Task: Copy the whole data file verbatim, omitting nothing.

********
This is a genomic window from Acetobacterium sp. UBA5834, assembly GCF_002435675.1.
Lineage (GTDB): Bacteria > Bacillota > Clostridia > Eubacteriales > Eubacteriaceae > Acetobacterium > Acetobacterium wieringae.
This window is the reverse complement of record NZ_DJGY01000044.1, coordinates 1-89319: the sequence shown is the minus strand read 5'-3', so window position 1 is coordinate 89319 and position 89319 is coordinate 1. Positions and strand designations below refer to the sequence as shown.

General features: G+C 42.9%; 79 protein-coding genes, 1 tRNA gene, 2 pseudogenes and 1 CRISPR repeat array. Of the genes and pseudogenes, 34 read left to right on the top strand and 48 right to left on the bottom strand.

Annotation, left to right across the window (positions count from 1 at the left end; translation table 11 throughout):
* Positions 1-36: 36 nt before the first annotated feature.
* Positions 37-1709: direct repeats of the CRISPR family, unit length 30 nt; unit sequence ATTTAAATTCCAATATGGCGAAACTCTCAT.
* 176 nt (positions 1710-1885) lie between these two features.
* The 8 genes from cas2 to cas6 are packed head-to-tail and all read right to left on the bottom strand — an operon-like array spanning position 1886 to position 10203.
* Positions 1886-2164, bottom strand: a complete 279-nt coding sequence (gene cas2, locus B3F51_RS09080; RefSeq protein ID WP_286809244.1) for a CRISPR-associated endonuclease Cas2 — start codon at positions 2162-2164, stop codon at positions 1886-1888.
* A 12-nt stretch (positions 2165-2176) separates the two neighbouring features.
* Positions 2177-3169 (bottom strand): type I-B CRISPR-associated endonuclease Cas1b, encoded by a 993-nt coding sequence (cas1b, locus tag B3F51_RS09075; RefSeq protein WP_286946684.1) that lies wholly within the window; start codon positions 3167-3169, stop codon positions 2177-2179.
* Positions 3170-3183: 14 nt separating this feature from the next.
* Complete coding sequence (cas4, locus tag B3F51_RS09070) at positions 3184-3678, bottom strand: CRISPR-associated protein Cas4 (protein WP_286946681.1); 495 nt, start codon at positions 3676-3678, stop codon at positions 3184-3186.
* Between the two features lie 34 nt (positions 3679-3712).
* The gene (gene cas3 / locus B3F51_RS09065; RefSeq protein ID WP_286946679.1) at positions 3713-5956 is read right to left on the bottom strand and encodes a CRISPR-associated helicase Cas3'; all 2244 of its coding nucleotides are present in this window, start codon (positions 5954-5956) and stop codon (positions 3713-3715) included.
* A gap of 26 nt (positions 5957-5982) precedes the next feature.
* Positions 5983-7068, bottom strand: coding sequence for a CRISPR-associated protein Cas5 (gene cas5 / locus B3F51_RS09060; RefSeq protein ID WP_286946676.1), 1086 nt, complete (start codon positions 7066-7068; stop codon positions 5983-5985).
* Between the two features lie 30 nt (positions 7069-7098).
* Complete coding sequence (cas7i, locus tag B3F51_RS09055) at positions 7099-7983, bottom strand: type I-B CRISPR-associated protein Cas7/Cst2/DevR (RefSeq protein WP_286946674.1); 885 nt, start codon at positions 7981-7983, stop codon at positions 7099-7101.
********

This is a genomic window from Acetobacterium sp. UBA5834, assembly GCF_002435675.1.
Lineage (GTDB): Bacteria > Bacillota > Clostridia > Eubacteriales > Eubacteriaceae > Acetobacterium > Acetobacterium wieringae.
This window is the reverse complement of record NZ_DJGY01000044.1, coordinates 1-89319: the sequence shown is the minus strand read 5'-3', so window position 1 is coordinate 89319 and position 89319 is coordinate 1. Positions and strand designations below refer to the sequence as shown.

General features: G+C 42.9%; 79 protein-coding genes, 1 tRNA gene, 2 pseudogenes and 1 CRISPR repeat array. Of the genes and pseudogenes, 34 read left to right on the top strand and 48 right to left on the bottom strand.

Annotation, left to right across the window (positions count from 1 at the left end; translation table 11 throughout):
* Positions 1-36: 36 nt before the first annotated feature.
* Positions 37-1709: direct repeats of the CRISPR family, unit length 30 nt; unit sequence ATTTAAATTCCAATATGGCGAAACTCTCAT.
* 176 nt (positions 1710-1885) lie between these two features.
* The 8 genes from cas2 to cas6 are packed head-to-tail and all read right to left on the bottom strand — an operon-like array spanning position 1886 to position 10203.
* Positions 1886-2164, bottom strand: a complete 279-nt coding sequence (gene cas2, locus B3F51_RS09080; RefSeq protein ID WP_286809244.1) for a CRISPR-associated endonuclease Cas2 — start codon at positions 2162-2164, stop codon at positions 1886-1888.
* A 12-nt stretch (positions 2165-2176) separates the two neighbouring features.
* Positions 2177-3169 (bottom strand): type I-B CRISPR-associated endonuclease Cas1b, encoded by a 993-nt coding sequence (cas1b, locus tag B3F51_RS09075; RefSeq protein WP_286946684.1) that lies wholly within the window; start codon positions 3167-3169, stop codon positions 2177-2179.
* Positions 3170-3183: 14 nt separating this feature from the next.
* Complete coding sequence (cas4, locus tag B3F51_RS09070) at positions 3184-3678, bottom strand: CRISPR-associated protein Cas4 (protein WP_286946681.1); 495 nt, start codon at positions 3676-3678, stop codon at positions 3184-3186.
* Between the two features lie 34 nt (positions 3679-3712).
* The gene (gene cas3 / locus B3F51_RS09065; RefSeq protein ID WP_286946679.1) at positions 3713-5956 is read right to left on the bottom strand and encodes a CRISPR-associated helicase Cas3'; all 2244 of its coding nucleotides are present in this window, start codon (positions 5954-5956) and stop codon (positions 3713-3715) included.
* A gap of 26 nt (positions 5957-5982) precedes the next feature.
* Positions 5983-7068, bottom strand: coding sequence for a CRISPR-associated protein Cas5 (gene cas5 / locus B3F51_RS09060; RefSeq protein ID WP_286946676.1), 1086 nt, complete (start codon positions 7066-7068; stop codon positions 5983-5985).
* Between the two features lie 30 nt (positions 7069-7098).
* Complete coding sequence (cas7i, locus tag B3F51_RS09055) at positions 7099-7983, bottom strand: type I-B CRISPR-associated protein Cas7/Cst2/DevR (RefSeq protein WP_286946674.1); 885 nt, start codon at positions 7981-7983, stop codon at positions 7099-7101.